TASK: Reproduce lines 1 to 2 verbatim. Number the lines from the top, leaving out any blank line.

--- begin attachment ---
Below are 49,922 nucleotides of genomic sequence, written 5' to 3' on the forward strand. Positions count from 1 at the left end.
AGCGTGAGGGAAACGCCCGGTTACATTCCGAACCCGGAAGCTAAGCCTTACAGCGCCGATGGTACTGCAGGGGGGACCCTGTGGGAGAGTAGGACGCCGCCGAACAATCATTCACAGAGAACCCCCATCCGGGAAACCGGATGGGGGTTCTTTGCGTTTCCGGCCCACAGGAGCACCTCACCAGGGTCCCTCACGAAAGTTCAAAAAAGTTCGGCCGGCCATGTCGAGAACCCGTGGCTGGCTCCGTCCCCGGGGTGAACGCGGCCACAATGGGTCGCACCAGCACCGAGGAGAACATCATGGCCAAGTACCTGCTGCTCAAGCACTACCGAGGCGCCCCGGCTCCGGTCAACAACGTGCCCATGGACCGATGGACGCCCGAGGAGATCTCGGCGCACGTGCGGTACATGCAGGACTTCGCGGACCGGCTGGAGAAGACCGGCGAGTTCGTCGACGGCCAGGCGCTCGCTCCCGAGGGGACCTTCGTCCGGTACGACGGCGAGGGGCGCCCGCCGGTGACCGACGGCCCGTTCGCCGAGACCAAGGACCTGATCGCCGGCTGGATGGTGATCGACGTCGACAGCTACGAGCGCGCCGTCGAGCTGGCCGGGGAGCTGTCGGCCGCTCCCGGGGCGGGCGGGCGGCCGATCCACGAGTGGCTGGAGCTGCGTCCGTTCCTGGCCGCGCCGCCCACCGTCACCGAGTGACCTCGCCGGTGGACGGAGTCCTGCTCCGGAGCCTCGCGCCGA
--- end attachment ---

Below are 49,922 nucleotides of genomic sequence, written 5' to 3' on the forward strand. Positions count from 1 at the left end.
AGCGTGAGGGAAACGCCCGGTTACATTCCGAACCCGGAAGCTAAGCCTTACAGCGCCGATGGTACTGCAGGGGGGACCCTGTGGGAGAGTAGGACGCCGCCGAACAATCATTCACAGAGAACCCCCATCCGGGAAACCGGATGGGGGTTCTTTGCGTTTCCGGCCCACAGGAGCACCTCACCAGGGTCCCTCACGAAAGTTCAAAAAAGTTCGGCCGGCCATGTCGAGAACCCGTGGCTGGCTCCGTCCCCGGGGTGAACGCGGCCACAATGGGTCGCACCAGCACCGAGGAGAACATCATGGCCAAGTACCTGCTGCTCAAGCACTACCGAGGCGCCCCGGCTCCGGTCAACAACGTGCCCATGGACCGATGGACGCCCGAGGAGATCTCGGCGCACGTGCGGTACATGCAGGACTTCGCGGACCGGCTGGAGAAGACCGGCGAGTTCGTCGACGGCCAGGCGCTCGCTCCCGAGGGGACCTTCGTCCGGTACGACGGCGAGGGGCGCCCGCCGGTGACCGACGGCCCGTTCGCCGAGACCAAGGACCTGATCGCCGGCTGGATGGTGATCGACGTCGACAGCTACGAGCGCGCCGTCGAGCTGGCCGGGGAGCTGTCGGCCGCTCCCGGGGCGGGCGGGCGGCCGATCCACGAGTGGCTGGAGCTGCGTCCGTTCCTGGCCGCGCCGCCCACCGTCACCGAGTGACCTCGCCGGTGGACGGAGTCCTGCTCCGGAGCCTCGCGCCGA